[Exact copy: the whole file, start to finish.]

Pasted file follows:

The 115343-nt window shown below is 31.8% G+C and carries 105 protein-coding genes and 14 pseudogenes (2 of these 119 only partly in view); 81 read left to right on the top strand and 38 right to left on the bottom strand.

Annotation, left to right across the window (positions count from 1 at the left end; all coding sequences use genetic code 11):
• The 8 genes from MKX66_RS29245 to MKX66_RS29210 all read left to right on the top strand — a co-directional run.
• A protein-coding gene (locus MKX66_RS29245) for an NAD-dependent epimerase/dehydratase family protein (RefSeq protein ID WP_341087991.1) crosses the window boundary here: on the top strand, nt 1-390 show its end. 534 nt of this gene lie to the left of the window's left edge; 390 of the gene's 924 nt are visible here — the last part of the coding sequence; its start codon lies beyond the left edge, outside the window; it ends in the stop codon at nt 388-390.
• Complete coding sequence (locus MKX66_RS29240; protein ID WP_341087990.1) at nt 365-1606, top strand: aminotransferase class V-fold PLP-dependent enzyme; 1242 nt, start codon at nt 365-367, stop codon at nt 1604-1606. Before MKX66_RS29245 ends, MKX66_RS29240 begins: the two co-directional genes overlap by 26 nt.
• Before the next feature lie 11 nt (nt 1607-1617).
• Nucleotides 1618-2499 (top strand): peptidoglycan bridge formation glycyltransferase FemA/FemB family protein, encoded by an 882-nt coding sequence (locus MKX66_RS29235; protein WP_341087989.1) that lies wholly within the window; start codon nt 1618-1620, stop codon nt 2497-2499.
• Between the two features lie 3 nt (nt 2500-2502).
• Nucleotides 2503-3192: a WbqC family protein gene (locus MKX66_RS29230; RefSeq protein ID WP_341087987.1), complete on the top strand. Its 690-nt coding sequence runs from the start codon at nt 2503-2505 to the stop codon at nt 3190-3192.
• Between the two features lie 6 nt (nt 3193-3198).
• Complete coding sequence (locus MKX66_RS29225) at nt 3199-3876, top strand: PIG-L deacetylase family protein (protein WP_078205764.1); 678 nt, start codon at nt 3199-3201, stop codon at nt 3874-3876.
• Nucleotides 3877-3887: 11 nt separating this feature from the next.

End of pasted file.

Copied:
The 115343-nt window shown below is 31.8% G+C and carries 105 protein-coding genes and 14 pseudogenes (2 of these 119 only partly in view); 81 read left to right on the top strand and 38 right to left on the bottom strand.

Annotation, left to right across the window (positions count from 1 at the left end; all coding sequences use genetic code 11):
• The 8 genes from MKX66_RS29245 to MKX66_RS29210 all read left to right on the top strand — a co-directional run.
• A protein-coding gene (locus MKX66_RS29245) for an NAD-dependent epimerase/dehydratase family protein (RefSeq protein ID WP_341087991.1) crosses the window boundary here: on the top strand, nt 1-390 show its end. 534 nt of this gene lie to the left of the window's left edge; 390 of the gene's 924 nt are visible here — the last part of the coding sequence; its start codon lies beyond the left edge, outside the window; it ends in the stop codon at nt 388-390.
• Complete coding sequence (locus MKX66_RS29240; protein ID WP_341087990.1) at nt 365-1606, top strand: aminotransferase class V-fold PLP-dependent enzyme; 1242 nt, start codon at nt 365-367, stop codon at nt 1604-1606. Before MKX66_RS29245 ends, MKX66_RS29240 begins: the two co-directional genes overlap by 26 nt.
• Before the next feature lie 11 nt (nt 1607-1617).
• Nucleotides 1618-2499 (top strand): peptidoglycan bridge formation glycyltransferase FemA/FemB family protein, encoded by an 882-nt coding sequence (locus MKX66_RS29235; protein WP_341087989.1) that lies wholly within the window; start codon nt 1618-1620, stop codon nt 2497-2499.
• Between the two features lie 3 nt (nt 2500-2502).
• Nucleotides 2503-3192: a WbqC family protein gene (locus MKX66_RS29230; RefSeq protein ID WP_341087987.1), complete on the top strand. Its 690-nt coding sequence runs from the start codon at nt 2503-2505 to the stop codon at nt 3190-3192.
• Between the two features lie 6 nt (nt 3193-3198).
• Complete coding sequence (locus MKX66_RS29225) at nt 3199-3876, top strand: PIG-L deacetylase family protein (protein WP_078205764.1); 678 nt, start codon at nt 3199-3201, stop codon at nt 3874-3876.
• Nucleotides 3877-3887: 11 nt separating this feature from the next.